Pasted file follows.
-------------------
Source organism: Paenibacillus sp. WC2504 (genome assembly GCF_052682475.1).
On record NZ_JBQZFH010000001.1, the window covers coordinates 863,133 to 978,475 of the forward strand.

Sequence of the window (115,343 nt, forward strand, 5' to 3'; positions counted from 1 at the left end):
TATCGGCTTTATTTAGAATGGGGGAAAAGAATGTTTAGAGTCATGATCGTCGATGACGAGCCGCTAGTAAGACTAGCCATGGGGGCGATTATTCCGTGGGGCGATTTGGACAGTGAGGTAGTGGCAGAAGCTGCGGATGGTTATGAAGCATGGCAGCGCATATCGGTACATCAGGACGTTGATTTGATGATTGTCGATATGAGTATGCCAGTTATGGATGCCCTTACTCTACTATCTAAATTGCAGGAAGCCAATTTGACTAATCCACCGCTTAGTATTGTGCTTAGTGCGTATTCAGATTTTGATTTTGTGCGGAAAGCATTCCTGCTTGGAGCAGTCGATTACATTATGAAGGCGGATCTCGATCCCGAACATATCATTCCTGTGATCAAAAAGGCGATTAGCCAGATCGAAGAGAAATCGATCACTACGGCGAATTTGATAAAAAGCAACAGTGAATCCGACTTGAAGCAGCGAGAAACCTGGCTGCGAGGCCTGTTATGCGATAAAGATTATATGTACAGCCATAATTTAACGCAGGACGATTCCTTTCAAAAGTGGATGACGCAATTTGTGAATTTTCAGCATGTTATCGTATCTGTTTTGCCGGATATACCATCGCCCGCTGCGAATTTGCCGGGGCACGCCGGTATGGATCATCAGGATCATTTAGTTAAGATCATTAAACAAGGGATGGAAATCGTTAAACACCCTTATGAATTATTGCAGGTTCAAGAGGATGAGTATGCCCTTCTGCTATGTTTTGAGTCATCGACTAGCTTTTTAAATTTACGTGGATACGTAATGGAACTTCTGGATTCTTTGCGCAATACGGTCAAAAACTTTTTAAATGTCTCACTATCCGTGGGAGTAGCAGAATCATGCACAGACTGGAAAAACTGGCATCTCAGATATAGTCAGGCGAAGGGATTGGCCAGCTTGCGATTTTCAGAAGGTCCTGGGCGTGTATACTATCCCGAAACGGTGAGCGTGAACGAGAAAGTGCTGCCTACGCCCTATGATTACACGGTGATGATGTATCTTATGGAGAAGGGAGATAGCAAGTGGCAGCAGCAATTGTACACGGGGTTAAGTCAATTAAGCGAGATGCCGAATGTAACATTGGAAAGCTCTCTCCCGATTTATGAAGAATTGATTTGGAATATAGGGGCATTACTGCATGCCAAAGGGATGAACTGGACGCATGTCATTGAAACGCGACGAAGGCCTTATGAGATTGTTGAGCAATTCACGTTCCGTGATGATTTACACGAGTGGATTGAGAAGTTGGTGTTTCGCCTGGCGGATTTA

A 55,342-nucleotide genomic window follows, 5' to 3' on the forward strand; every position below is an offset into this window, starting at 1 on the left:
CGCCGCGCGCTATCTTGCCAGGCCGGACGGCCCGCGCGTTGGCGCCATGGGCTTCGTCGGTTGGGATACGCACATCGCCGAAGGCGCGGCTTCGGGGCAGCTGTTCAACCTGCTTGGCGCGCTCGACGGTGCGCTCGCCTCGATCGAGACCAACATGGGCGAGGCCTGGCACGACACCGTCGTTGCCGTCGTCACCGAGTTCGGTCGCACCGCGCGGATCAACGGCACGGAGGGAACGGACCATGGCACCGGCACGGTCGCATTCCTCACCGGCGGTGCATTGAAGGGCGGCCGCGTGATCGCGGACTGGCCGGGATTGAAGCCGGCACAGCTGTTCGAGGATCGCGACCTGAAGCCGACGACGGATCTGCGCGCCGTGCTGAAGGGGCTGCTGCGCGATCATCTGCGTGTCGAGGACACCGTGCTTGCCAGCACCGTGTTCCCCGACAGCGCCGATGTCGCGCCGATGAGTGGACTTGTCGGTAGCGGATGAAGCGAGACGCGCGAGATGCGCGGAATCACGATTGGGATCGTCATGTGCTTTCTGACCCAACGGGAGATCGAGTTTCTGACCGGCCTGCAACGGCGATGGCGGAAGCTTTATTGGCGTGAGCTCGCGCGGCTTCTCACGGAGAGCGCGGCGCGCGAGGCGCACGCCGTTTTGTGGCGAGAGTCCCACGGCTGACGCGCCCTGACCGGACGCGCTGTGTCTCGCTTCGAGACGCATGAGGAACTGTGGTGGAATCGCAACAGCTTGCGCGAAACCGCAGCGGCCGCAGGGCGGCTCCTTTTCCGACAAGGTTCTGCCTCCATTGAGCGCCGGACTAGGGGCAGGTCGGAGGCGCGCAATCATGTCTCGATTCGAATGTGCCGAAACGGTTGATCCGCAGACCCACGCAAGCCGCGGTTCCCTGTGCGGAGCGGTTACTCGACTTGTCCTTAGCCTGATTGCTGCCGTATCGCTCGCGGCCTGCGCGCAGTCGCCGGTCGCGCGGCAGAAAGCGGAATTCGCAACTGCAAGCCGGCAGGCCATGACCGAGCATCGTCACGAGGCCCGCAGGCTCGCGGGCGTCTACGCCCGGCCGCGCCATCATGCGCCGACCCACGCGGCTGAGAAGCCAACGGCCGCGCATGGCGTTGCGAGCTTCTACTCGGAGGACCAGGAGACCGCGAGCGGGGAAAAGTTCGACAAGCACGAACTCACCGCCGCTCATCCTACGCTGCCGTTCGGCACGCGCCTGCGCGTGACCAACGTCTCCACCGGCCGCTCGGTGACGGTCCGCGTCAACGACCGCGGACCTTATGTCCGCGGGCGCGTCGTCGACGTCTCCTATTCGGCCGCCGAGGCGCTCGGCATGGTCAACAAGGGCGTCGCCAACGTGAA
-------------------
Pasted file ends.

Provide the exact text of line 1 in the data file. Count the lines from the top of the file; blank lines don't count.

Source organism: Paenibacillus sp. WC2504 (genome assembly GCF_052682475.1).